from the GNU version of the Collaborative International Dictionary of English
- n. A precise person; -- used contemptuously or jocularly.
from The Century Dictionary and Cyclopedia
- n. A precise, formal, old-fashioned personage.
from WordNet 3.0 Copyright 2006 by Princeton University. All rights reserved.
- n. a formal and conservative person with old-fashioned views
Sorry, no etymologies found.
He learned that a hundred and odd workmen were engaged, and he pictured them as a set of square-toes whose talk would be guarded and pious and narrow, for in his innocence he imagined the men who translated good books into type were necessarily good, and the men who translated into type the goody-goody were of that spiritual complexion.
But I should think Nan knows better than to marry a square-toes.
From the merriest of mischief-loving youngsters, he has hardened into the solemnest of square-toes, with _such_ a long upper-lip, and manners as stiff as the stuff of his awful best cassock, which he always buckles on prior to paying me a visit.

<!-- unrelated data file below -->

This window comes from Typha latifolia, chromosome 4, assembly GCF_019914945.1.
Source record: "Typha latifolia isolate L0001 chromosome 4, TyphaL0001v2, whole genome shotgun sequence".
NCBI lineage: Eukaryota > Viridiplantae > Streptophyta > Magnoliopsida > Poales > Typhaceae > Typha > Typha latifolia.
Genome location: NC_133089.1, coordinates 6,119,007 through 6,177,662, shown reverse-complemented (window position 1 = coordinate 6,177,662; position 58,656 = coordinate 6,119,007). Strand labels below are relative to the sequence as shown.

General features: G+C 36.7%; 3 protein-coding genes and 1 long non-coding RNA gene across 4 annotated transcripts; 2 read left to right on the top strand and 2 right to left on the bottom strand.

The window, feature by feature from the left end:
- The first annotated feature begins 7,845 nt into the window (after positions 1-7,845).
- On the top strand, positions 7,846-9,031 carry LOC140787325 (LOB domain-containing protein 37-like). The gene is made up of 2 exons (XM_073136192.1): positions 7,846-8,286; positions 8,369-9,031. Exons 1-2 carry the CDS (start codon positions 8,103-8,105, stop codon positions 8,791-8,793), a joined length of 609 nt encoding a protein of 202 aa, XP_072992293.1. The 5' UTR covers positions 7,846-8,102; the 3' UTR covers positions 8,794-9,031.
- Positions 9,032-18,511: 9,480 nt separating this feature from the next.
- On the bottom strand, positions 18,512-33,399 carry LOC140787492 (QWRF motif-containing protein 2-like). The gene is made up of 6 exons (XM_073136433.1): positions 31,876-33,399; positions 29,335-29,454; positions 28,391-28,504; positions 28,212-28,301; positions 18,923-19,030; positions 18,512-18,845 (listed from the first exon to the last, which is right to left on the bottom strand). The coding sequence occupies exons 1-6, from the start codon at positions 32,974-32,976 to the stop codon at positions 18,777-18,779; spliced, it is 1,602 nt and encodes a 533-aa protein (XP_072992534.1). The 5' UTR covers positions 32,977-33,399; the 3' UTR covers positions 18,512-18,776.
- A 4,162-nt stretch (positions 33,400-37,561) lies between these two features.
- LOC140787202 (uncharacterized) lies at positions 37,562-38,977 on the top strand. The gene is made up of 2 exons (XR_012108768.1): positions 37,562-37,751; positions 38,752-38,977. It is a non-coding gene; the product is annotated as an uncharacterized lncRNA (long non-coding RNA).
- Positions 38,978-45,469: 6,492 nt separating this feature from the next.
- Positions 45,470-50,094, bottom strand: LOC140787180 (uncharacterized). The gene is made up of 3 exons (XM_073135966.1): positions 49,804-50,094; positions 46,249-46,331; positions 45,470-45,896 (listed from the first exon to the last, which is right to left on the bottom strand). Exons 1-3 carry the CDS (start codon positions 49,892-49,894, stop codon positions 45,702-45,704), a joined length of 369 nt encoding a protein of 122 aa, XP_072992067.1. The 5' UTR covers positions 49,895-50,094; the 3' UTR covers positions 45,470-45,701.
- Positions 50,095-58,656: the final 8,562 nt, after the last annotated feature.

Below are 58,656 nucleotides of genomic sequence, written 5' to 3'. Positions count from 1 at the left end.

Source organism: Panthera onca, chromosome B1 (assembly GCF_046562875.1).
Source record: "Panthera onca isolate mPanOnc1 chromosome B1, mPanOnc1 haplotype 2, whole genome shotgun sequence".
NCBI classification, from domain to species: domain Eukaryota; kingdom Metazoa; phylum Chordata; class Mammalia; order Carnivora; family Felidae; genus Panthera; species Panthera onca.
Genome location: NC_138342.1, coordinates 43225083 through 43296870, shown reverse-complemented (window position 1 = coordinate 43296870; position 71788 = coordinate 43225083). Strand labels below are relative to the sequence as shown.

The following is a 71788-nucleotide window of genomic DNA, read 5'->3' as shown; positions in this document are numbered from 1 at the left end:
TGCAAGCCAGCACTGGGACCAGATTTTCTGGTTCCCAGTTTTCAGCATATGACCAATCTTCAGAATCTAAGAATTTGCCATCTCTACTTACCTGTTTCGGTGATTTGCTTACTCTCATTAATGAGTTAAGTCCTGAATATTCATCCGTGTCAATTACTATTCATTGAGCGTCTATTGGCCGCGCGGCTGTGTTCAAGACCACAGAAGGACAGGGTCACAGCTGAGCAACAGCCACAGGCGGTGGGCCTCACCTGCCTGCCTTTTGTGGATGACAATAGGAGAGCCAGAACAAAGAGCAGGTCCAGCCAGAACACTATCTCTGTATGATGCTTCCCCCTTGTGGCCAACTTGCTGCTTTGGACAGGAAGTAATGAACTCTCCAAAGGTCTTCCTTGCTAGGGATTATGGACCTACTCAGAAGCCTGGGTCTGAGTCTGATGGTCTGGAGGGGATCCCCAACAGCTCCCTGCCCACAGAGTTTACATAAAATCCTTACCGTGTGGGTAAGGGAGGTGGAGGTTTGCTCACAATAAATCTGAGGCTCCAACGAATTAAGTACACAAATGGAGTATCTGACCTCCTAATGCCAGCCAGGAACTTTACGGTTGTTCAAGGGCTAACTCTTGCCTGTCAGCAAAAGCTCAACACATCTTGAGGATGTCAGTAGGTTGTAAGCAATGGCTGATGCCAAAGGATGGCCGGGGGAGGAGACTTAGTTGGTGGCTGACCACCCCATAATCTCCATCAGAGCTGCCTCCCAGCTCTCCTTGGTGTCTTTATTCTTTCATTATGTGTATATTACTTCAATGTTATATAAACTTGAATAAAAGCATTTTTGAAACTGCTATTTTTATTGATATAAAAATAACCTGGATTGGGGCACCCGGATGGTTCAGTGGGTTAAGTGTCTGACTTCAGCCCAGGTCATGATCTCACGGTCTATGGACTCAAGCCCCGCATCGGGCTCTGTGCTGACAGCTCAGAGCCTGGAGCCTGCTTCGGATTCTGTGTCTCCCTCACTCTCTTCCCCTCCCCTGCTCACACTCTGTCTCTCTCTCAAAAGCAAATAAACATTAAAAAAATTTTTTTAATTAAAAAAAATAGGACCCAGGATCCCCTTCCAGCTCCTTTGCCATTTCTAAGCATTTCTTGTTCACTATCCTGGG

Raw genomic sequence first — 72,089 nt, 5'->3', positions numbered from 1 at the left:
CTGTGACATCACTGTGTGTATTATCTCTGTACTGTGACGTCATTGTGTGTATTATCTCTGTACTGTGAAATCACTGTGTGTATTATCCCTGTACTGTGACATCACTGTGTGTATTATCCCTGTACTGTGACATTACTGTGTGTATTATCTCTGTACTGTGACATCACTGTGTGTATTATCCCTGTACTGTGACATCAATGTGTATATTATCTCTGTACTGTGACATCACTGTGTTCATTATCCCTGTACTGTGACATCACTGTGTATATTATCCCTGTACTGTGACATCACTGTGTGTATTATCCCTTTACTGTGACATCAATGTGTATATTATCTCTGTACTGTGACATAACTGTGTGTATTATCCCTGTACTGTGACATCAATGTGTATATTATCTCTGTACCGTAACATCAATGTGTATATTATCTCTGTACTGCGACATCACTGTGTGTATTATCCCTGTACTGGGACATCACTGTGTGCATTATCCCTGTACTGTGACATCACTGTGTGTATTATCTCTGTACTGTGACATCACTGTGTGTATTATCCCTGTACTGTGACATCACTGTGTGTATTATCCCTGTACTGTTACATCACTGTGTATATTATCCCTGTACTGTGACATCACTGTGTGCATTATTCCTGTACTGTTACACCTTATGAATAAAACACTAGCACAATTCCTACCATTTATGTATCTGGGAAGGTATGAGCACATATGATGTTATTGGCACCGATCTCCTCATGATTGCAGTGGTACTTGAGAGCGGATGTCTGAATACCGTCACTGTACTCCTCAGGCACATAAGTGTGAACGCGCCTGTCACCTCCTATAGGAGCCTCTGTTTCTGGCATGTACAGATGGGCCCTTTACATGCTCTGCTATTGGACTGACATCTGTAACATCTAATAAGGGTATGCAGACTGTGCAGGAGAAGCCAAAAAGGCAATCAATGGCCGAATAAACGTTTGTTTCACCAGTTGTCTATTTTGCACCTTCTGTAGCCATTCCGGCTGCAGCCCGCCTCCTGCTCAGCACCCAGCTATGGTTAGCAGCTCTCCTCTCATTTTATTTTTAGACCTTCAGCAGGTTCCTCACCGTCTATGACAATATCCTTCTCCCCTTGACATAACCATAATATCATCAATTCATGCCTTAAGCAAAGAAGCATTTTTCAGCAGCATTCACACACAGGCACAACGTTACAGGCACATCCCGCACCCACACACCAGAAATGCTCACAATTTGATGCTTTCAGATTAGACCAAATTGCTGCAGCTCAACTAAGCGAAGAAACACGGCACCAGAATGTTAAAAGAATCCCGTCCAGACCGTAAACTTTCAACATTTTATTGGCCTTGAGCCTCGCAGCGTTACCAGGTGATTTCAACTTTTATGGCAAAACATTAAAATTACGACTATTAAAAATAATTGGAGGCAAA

The Doctor made a low bow to her ladyship (of which salaams he was profuse), and walked off on his creaking square-toes after his patron.
I never shall forget the solemn remonstrances of our old square-toes of a rector at Hackton, who made one or two vain attempts to teach little Bryan Latin, and with whose innumerable children I sometimes allowed the boy to associate.
ÒHe is doubtless, Ó thought I, Òsome rich old square-toes of regular habits, and is now taking exercise after breakfast.
"He is doubtless," thought I, "some rich old square-toes, of regular habits, and is now taking exercise after breakfast."
And what must have been the sadness, the sadness and terror, of the housekeepers little daughter with the curling black ringlets and the sweet smiling face, when the secretary who teaches her to read and write, and whom she loves and reverences above all thingsabove mother, above mild Dorothea, above that tremendous Sir William in his square-toes and periwig, when Mr. Swift comes down from his master with rage in his heart, and has not a kind word even for little Hester Johnson?
(of which salaams he was profuse), and walked off on his creaking square-toes after his patron.
"They've come to grab you for killing that striker," he began, breathlessly; "there's a couple of 'square-toes' on the dock now.